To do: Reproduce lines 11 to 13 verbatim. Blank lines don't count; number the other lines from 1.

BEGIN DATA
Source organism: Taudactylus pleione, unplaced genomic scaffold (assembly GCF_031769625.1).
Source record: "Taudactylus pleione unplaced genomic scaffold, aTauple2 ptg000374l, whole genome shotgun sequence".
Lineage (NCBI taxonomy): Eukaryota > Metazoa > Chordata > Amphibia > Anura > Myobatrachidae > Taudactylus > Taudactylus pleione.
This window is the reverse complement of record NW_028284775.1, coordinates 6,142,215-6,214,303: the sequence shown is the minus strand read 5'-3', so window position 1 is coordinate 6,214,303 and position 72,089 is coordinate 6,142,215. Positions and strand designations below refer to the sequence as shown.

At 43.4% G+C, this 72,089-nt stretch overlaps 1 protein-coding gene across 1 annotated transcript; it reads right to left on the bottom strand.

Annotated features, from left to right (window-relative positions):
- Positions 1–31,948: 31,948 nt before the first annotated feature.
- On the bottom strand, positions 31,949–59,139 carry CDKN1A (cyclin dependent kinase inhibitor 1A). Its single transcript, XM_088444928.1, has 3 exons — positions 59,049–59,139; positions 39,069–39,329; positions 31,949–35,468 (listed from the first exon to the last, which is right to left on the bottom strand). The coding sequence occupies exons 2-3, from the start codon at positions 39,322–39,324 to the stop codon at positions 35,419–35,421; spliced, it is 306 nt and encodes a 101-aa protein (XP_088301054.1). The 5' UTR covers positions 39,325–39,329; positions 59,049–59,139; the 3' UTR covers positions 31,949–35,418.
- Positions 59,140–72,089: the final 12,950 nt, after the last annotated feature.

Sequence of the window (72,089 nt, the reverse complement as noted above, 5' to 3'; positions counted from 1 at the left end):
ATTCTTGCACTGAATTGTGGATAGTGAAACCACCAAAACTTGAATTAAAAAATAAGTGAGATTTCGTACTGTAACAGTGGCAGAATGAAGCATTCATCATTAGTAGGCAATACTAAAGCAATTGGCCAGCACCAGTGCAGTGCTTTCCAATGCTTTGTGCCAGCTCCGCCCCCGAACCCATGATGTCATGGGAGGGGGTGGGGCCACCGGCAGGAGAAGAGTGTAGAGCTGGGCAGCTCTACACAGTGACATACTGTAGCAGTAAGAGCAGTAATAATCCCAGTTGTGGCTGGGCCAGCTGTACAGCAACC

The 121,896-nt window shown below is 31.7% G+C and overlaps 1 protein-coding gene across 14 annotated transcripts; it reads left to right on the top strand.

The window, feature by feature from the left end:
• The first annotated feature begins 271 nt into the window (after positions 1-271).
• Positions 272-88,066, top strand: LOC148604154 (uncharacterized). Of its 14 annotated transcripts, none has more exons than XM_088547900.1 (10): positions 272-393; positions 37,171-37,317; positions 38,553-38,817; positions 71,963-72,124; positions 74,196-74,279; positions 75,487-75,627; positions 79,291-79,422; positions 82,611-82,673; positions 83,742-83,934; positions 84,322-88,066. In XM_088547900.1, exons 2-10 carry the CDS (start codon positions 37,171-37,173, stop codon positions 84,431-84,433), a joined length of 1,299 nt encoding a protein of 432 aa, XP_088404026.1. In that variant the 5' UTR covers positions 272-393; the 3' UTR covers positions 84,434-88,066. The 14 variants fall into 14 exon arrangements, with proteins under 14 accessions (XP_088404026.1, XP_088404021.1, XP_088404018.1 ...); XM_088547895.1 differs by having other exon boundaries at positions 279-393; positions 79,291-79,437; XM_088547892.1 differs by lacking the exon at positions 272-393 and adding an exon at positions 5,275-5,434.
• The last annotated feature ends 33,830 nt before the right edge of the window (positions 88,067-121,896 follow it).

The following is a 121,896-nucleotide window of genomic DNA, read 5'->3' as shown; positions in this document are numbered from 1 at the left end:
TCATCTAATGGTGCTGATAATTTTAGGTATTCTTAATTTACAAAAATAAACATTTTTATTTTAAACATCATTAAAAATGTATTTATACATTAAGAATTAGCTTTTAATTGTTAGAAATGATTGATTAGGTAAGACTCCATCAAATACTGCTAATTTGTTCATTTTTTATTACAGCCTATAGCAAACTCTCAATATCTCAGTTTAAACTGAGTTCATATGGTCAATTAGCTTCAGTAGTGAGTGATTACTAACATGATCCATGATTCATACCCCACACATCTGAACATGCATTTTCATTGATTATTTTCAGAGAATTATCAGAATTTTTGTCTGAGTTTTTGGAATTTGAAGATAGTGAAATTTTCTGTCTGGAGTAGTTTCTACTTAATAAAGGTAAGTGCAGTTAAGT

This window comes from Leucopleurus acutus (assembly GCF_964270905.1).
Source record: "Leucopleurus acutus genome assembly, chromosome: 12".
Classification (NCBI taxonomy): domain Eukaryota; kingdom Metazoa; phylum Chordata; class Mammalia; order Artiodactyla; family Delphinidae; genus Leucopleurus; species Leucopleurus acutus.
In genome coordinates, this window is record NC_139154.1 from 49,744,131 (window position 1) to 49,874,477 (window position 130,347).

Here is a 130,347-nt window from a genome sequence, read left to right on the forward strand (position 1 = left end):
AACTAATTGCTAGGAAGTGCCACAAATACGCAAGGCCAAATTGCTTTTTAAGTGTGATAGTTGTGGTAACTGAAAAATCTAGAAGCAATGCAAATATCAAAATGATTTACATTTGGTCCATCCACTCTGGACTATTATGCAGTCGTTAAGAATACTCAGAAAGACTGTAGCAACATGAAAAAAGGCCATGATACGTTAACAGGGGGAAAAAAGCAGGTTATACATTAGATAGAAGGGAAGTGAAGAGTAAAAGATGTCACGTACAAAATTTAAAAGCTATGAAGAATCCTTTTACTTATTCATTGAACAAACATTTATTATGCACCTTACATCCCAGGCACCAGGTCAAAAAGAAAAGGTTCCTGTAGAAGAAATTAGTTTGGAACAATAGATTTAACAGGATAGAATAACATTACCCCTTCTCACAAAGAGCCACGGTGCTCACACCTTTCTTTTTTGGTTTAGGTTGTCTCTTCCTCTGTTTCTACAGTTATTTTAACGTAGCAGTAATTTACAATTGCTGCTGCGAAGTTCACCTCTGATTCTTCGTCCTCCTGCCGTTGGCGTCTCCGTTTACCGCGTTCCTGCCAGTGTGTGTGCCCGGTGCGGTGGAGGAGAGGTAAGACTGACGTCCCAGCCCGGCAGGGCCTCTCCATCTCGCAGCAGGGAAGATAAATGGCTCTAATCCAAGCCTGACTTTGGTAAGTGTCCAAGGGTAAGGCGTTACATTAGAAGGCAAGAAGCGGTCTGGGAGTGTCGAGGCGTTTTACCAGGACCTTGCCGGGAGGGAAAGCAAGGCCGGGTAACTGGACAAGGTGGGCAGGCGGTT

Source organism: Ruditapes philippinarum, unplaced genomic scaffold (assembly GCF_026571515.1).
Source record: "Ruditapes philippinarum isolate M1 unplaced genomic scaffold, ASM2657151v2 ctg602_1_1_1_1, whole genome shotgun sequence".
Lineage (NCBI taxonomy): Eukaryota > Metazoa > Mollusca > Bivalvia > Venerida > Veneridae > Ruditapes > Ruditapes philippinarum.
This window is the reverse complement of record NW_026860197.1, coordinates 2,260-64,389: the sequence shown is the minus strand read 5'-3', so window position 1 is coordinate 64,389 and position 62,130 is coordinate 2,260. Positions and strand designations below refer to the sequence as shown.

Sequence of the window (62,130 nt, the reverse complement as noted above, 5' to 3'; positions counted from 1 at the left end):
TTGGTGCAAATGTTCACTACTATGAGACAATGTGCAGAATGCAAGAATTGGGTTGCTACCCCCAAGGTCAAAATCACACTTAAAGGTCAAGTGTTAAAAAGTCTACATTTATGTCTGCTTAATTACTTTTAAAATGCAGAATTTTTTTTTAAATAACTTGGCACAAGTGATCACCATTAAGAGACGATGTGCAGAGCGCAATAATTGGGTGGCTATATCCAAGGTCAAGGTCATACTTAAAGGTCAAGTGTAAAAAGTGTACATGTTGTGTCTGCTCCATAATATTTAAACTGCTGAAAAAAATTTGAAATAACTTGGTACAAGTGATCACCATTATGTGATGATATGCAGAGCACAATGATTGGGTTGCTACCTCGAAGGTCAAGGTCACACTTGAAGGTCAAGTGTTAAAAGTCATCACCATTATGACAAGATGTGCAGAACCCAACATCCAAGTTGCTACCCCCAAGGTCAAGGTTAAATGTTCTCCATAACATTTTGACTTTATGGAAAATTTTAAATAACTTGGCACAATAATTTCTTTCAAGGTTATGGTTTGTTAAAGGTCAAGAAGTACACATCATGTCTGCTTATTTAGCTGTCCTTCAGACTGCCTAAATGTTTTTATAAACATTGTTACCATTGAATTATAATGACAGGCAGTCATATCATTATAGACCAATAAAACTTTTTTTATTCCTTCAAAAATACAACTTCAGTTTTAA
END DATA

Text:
ATTCTTGCACTGAATTGTGGATAGTGAAACCACCAAAACTTGAATTAAAAAATAAGTGAGATTTCGTACTGTAACAGTGGCAGAATGAAGCATTCATCATTAGTAGGCAATACTAAAGCAATTGGCCAGCACCAGTGCAGTGCTTTCCAATGCTTTGTGCCAGCTCCGCCCCCGAACCCATGATGTCATGGGAGGGGGTGGGGCCACCGGCAGGAGAAGAGTGTAGAGCTGGGCAGCTCTACACAGTGACATACTGTAGCAGTAAGAGCAGTAATAATCCCAGTTGTGGCTGGGCCAGCTGTACAGCAACC

The 121,896-nt window shown below is 31.7% G+C and overlaps 1 protein-coding gene across 14 annotated transcripts; it reads left to right on the top strand.

The window, feature by feature from the left end: